After our dinner of roasted figs and cheese, spicy okra, and hearty baked eggs, we sat on the couch, drinking wine, talking, laughing, and touching, until my eyelids grew heavy and I began sinking into sleep, Matt’s voice still telling stories on the other end of the couch. I didn’t want the evening to end, but I could only hold off sleep long enough to say good-night and crawl into bed. I was full—of food, of wine, of laughter, and most of all, of the connection between me and this man who feeds me, inspires me, and loves me.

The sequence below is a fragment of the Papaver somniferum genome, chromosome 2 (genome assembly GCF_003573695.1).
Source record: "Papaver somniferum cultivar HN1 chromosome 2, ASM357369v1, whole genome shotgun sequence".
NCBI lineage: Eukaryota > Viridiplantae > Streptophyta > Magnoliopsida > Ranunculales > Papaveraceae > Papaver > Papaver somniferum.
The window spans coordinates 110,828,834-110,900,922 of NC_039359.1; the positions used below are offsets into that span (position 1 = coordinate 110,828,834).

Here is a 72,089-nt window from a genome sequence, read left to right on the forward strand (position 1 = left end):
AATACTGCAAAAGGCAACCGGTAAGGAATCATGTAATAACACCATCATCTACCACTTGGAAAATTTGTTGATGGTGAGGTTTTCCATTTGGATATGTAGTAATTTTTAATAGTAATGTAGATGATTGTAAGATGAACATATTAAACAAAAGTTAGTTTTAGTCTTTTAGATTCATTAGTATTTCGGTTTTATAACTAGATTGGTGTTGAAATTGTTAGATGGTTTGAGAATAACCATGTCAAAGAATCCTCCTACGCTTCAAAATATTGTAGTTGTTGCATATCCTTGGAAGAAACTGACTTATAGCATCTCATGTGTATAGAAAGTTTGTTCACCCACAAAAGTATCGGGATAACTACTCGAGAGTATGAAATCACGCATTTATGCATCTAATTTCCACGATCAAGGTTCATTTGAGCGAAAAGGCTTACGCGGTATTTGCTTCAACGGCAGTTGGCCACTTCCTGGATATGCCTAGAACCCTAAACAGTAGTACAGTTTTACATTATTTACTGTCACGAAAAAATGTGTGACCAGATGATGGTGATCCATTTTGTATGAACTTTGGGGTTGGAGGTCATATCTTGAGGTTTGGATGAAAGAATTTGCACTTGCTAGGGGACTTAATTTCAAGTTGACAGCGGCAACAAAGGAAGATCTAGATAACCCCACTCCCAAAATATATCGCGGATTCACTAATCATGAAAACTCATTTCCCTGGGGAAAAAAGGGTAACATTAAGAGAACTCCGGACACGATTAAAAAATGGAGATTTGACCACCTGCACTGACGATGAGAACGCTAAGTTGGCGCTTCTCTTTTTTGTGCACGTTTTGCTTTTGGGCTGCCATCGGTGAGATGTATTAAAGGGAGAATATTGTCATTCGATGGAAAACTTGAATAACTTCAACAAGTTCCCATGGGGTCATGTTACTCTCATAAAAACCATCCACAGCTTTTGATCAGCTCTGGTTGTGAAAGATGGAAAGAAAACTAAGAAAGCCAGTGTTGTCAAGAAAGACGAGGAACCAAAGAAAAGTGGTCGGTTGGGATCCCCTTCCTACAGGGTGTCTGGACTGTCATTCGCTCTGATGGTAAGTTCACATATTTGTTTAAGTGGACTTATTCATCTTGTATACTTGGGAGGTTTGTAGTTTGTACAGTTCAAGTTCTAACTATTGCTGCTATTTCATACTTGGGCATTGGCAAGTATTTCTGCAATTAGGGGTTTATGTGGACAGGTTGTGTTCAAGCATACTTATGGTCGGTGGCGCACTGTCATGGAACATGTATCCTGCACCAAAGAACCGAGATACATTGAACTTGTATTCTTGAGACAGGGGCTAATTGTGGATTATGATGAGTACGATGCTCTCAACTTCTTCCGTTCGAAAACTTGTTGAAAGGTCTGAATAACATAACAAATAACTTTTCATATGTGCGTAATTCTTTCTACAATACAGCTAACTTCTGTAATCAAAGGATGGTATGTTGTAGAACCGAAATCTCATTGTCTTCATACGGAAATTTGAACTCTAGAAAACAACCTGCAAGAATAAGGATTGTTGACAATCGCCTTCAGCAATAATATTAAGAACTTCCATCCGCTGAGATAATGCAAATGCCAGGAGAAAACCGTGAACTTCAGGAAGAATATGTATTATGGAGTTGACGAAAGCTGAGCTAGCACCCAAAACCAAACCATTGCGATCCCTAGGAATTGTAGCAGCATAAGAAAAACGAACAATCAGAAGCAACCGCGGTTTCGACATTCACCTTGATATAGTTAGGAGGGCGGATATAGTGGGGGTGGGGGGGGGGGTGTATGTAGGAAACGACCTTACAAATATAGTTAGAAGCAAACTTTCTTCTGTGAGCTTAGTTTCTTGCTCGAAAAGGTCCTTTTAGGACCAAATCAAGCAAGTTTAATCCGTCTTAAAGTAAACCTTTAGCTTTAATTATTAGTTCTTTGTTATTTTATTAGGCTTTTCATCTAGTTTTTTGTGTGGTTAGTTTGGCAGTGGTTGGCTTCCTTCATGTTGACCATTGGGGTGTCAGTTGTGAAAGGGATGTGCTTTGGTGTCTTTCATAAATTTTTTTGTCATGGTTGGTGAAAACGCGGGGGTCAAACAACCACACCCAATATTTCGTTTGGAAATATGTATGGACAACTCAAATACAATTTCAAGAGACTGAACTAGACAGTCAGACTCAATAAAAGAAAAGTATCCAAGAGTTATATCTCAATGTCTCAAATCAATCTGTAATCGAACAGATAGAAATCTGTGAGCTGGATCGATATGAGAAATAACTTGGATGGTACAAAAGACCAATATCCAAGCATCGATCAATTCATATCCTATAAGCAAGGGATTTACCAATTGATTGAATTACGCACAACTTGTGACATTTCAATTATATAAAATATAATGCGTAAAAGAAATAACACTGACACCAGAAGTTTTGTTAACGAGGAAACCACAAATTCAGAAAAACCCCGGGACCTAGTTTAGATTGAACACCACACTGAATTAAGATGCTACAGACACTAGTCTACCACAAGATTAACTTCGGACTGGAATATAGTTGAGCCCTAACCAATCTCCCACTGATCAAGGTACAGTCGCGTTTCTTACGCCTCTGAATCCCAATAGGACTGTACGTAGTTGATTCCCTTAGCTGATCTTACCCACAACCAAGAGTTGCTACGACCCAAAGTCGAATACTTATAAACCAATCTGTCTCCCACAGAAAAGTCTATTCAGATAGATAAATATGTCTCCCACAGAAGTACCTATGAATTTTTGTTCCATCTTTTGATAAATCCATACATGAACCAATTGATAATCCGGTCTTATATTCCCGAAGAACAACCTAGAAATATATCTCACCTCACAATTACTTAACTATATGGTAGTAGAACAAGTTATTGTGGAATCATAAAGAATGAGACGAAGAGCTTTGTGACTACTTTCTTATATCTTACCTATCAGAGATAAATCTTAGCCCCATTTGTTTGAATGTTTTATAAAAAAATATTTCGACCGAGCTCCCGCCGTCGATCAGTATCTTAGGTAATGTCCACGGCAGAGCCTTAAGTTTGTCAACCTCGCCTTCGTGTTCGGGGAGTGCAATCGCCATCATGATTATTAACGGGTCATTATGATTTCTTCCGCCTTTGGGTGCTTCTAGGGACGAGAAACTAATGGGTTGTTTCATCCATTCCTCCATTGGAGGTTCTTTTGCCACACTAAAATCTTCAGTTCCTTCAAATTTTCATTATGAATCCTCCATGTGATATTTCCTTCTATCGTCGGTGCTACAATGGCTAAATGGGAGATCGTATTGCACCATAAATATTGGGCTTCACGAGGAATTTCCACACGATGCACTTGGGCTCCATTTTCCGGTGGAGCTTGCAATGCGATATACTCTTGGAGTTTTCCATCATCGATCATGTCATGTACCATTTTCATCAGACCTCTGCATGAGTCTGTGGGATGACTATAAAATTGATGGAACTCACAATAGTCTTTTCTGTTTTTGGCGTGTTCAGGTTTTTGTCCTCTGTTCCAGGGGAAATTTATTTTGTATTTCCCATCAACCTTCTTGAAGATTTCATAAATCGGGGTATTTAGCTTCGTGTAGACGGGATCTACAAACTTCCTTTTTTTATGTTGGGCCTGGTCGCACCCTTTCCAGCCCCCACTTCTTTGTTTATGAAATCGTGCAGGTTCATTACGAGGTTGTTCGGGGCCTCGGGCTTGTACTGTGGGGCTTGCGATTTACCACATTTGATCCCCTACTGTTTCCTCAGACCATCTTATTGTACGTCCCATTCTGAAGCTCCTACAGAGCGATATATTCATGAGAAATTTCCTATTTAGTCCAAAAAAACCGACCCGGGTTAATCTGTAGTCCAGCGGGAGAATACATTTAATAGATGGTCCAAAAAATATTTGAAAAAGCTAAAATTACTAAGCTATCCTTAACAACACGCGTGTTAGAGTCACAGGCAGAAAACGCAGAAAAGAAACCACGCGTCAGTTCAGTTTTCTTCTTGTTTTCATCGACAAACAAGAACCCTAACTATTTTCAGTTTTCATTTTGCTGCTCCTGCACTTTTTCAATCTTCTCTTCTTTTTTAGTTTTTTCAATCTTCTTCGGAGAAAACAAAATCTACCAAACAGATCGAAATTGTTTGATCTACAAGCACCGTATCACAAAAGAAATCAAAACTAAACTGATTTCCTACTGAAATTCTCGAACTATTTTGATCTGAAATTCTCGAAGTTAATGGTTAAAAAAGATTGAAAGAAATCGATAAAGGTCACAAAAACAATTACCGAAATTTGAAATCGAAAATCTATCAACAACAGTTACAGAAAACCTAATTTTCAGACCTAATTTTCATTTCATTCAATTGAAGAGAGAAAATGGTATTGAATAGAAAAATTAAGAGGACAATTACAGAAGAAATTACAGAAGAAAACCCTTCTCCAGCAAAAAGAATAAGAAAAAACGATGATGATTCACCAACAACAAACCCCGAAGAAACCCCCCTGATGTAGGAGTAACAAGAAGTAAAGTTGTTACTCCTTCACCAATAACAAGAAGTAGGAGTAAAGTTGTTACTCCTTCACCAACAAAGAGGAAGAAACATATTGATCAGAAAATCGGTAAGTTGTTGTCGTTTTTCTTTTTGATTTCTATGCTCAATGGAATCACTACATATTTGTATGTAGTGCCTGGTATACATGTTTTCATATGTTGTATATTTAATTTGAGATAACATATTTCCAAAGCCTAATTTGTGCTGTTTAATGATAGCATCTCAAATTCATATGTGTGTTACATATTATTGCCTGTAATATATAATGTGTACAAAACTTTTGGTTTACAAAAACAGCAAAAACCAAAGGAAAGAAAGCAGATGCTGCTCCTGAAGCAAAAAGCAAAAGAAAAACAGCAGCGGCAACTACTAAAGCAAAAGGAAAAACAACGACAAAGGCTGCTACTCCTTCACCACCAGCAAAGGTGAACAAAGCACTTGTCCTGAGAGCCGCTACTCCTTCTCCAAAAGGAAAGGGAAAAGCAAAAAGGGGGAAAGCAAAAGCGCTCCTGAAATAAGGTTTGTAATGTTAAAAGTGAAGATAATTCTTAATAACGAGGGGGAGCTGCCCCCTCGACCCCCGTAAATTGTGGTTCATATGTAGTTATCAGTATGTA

“I went broke believing that the simple should be hard,” sings Matt Nathanson in “All We Are.” Perhaps this is the danger with love. My Matt (who is not Matt Nathanson) tells me that love is simple—it’s other things that are hard. I don’t know. What I do know is that when Mr. Nathanson sings, “In the end, the words won’t matter. Cause in the end, nothing stays the same,” he is right. Nothing, not even love, stays the same, but if we’re lucky and if we keep practicing love, our love can grow with us. That’s what I want. I think in those moments of uncertainty, we’re trying to figure out if our love is going to grow with us, opening up like a flower, or if it has died on the vine. Only time can reveal the answer, but in the meantime, I think a few great meals can’t hurt.